Tis not often that I have been dismayed the second an actor opens his mouth, but last night was one of those occasions.
Bull McCabe, that John B Keane creation of ferocious passion, is a vicious raging bully who’d stand the hair on the back of your neck with merely a glowering glance. He has rented a field from the Widow Murphy for five years, and by the sweat of his brow and the blood of his hands he has turned it from a rocky barren land to lush pasture for grazing. Long has he lusted after its ownership so when the Widow puts it up for public auction The Bull intimidates locals so fiercely that none will bid against him, much to the mixed views of the local publican and auctioneer Flanagan. However on the day of the auction an outsider, Galway man, William Dee, freshly home from England with plenty of cash at his command, arrives and outbids the Bull leading to tragic consequences.
I have seen clips of this play in the filmed version, I have read the play itself and was really looking forward to watching it on stage last night. But no sooner had the Bull opened his mouth to speak than my shoulders dropped. I waited, telling myself to be fair, to give the man a chance. But the Bull McCabe did not appear last night. What we got instead was a watered down mumbler, a semi-feral beast with a half American, half Ballygonowhere accent who physically dominated the stage but was toothless.
I don’t know whose great idea it was to cast Brian Dennehy as the bould Bull, but I’d like to find them this morning and kick them in the square shin. Are we so bereft of actors that we must import them to take a role as Irish as Irish can possibly be? Are we so desperate for a ‘name’ that we cheerfully sacrifice tone and context and character? I have no doubt Brian Dennehy is a fine actor, but equally I have no doubt, based on what I saw last night, that he is no Bull McCabe.
I have a theory, perhaps unfounded, but it niggles still, that American actors lose some of their potency when dealing with accents not their own. Stockard Channing was tepid as Lady Bracknell in the Importance of Being Earnest last year too, unable to soar as the scathing intimidating Matriarch, tethered as she was to her vowels.
Dennehy’s Bull was no different, he lowered his voice when his accent slipped, covered his mouth on multiple occasions, and was upstaged by his son, Tadgh, played by the snarling bristling Garret Lombard. Country Gay and I BOTH noticed the other actors’ attempts to haul the Bull’s character out, expressing great fear through bodily actions and mannerisms, but still I felt no real dread and by act 2, Tadgh has taken his own menace down a notch, possibly to make the Bull seem like the fury he ought to have been. Alas to no avail, The Bull remained essentially a mild-mannered heifer.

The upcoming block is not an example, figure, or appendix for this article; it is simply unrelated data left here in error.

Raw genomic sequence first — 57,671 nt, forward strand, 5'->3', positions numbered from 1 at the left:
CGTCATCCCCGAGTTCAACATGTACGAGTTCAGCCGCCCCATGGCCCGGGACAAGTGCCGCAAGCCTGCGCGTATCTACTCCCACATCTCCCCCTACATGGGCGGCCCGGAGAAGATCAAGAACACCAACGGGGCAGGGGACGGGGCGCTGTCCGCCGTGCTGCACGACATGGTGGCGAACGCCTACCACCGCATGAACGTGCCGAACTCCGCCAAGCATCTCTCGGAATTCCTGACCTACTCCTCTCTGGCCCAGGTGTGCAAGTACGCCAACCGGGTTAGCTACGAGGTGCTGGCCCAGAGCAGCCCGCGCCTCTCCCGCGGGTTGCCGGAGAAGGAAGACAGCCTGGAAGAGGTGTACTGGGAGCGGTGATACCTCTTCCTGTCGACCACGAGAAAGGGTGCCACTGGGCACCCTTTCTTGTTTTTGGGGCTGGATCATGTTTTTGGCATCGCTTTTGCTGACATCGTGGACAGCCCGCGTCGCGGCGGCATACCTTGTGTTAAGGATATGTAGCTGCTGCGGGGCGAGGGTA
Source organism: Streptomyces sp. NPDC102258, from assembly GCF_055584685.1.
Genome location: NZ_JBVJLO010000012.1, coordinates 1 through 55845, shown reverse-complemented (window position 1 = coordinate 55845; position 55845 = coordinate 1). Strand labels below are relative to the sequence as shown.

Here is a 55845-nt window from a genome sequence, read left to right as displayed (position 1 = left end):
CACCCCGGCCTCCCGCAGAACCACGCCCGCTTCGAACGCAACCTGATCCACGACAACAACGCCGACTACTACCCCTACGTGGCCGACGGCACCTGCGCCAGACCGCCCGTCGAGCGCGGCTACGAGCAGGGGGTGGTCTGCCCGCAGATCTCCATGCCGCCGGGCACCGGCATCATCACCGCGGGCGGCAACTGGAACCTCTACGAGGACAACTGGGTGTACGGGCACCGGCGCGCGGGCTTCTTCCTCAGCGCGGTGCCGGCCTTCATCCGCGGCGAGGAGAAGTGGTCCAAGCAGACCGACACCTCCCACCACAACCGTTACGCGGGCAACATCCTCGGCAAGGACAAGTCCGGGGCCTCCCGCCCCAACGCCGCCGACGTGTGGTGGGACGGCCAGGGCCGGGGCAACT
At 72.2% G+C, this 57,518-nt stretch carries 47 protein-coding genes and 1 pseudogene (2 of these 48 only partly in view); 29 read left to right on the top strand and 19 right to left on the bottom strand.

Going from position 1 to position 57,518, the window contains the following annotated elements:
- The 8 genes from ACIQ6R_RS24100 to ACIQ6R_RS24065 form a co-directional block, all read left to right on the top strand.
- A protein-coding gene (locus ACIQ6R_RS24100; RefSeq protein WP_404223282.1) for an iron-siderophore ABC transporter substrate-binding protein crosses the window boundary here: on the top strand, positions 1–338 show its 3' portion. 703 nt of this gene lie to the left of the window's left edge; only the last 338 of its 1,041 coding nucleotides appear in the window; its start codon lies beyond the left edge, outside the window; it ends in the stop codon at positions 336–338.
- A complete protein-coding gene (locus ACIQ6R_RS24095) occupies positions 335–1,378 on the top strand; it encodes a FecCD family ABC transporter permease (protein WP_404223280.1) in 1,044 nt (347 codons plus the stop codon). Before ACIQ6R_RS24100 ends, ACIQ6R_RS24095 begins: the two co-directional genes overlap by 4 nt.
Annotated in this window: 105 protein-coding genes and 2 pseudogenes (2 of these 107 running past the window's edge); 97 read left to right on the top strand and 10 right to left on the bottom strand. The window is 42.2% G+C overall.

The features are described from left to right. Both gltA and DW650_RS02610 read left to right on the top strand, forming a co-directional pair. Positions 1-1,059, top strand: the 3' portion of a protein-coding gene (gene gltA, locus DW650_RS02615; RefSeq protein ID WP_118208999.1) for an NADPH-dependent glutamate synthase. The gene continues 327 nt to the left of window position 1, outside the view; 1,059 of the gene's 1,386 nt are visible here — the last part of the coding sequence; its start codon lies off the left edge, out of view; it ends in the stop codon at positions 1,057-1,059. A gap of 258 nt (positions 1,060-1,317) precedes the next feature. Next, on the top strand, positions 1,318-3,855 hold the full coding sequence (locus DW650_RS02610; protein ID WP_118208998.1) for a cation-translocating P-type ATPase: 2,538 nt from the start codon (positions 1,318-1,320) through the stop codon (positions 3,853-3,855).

I know accent is not the be all and end all. But for a John B Keane play is sort of is. Keane’s lilting trilling dialogue almost springs fully formed from the green lush land of Kerry, when he is wistful about clover and shamrock we can almost see the author laying on his back on a warm summer’s day, watching the clouds race over head, pushed on by a gentle wind off the Atlantic. And if you can see it, you’d sure like to hear it. Through the strong-willed yet wistful Maimie we get to know the lay of the land. We learn how it is round those parts, everything is illusion, behind that, pride, fealty, tribalism and brutality. Keane’s words are history, they are crafted in such a way as to transport the audience via time-travel to rural Ireland, to the valley of the squinting windows. So it is jarring and difficult to overcome the sudden interjection of American twang, ESPECIALLY as The Bird O’Donnell, and Maimie Flanagan ( played last night by the brilliant Derbhle Crotty) are so richly lyrical in their speech.
Disappointed, yes, I was. As was Country Gay and many others it seemed to judge by the overheard conversations at interval. A shame too, because the stage and set was terrific and the other actors worked their socks off, but ultimately the heart of The Field must rest on the terrible brutal shoulders of The Bull McCabe, and in this case he was found wanting.